When Failed Kids Succeed

I have turned the comment below from Judy into a separate blog post. As Ardythe’s words make the conceptual/theoretical point about how people really acquire languages, Judy’s makes the point from the actual classroom. It supports what we do in a way that I consider the best way, the most convincing way. It shows what happens with kids wh0, when told that they can’t do something, turn around and do it after being moved into a nurturing and not a judging envrironment. Maybe Kate and others can use it when talking with their administrators about comprehensible input:

I was working on the structures “goes to” and “wants” for it. I haven’t done too much embedded reading with these kids because we’re just starting out this month. They are seven kids who got failing grades in English in the first trimester and their teacher asked me to take them on. Instead of going to his class, they come to me and we do TPRS. They have the option of returning to his class if they want, knowing that if they stay with me their maximum grade will be 12/20. I am working with four groups like this and so far only two students have asked to go back to the regular class (who were not failing but had been sent to me in the first place to get them out of the teacher’s hair).

I’m really having a ball with them, and the kids are progressing so fast! I think that by volunteering to take on the students that are failing in a traditional class, I’ve convinced some of my colleagues that there is something to TPRS.

My comment: people who aren’t convinced unless they see some numbers/data about the best way to teach languages, which they already have from Dr. Krashen and others anyway, may want to do some field study of classes base on comprehensible input vs. the old way of teaching languages. They would find countless such stories as the one above. Do they count for anything, or are we to continue needing proof for everthing about something that cannot really ever be truly measured.

o turn this comment from Judy into a separate blog post. It supports what we do and maybe kate and others can use it when talking with their administrators about comprehensible input. As Ardythe’s words make the conceptual/theoretical point about how people really acquire languages, Judy’s makes the point from the actual classroom: I was working on the structures “goes to” and “wants” for it. I haven’t done too much embedded reading with these kids because we’re just starting out this month. They are seven kids who got failing grades in English in the first trimester and their teacher asked me to take them on. Instead of going to his class, they come to me and we do TPRS. They have the option of returning to his class if they want, knowing that if they stay with me their maximum grade will be 12/20. I am working with four groups like this and so far only two students have asked to go back to the regular class (who were not failing but had been sent to me in the first place to get them out of the teacher’s hair). I’m really having a ball with them, and the kids are progressing so fast! I think that by volunteering to take on the students that are failing in a traditional class, I’ve convinced some of my colleagues that there is something to TPRS. My comment: people who aren’t convinced unless they see some numbers/data about the best way to teach languages, which they already have from Dr. Krashen and others anyway, may want to do some field study of classes base on comprehensible input vs. the old way of teaching languages. They would find countless such stories as the one above. Do they count for anything, or are we to continue needing proof for everthing about something that cannot really ever be truly measured.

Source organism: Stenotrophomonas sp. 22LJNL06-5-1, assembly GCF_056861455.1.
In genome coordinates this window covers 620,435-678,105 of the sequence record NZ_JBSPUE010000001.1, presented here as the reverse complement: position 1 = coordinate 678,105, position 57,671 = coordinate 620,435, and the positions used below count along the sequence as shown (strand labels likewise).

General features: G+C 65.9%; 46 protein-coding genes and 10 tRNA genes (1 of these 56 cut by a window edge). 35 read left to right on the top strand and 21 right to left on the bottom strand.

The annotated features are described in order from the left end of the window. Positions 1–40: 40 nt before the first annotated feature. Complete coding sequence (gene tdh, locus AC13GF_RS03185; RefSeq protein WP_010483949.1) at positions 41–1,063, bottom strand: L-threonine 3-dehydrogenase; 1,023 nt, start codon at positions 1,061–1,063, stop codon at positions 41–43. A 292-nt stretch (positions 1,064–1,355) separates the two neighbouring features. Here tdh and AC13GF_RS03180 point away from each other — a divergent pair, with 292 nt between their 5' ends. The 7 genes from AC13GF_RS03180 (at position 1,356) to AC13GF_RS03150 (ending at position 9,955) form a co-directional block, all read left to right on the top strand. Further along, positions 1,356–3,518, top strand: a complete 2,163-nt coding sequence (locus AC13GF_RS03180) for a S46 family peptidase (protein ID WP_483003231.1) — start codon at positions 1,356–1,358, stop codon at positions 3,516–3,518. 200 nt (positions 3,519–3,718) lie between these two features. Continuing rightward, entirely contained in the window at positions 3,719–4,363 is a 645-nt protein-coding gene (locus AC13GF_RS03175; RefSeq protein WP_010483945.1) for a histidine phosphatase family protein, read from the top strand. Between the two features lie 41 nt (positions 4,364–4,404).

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2 thoughts on “When Failed Kids Succeed”

  1. Strange… I have a girl who failed French 1 getting an A+ with me in Spanish one. Using the French I have acquired from the hours of studying your DVD’s Ben, I try to parler un petit peu avec elle. She just stares at me and says I know absolutely no French because I can’t learn it.
    Yep… can’t learn French.

  2. The big hit up the side of my head, something that gets to me really more than anything, is how that girl has no idea that she is not at fault here. That as you infer, Drew, her teacher has lied to her about her abilities in life. I call that abuse.

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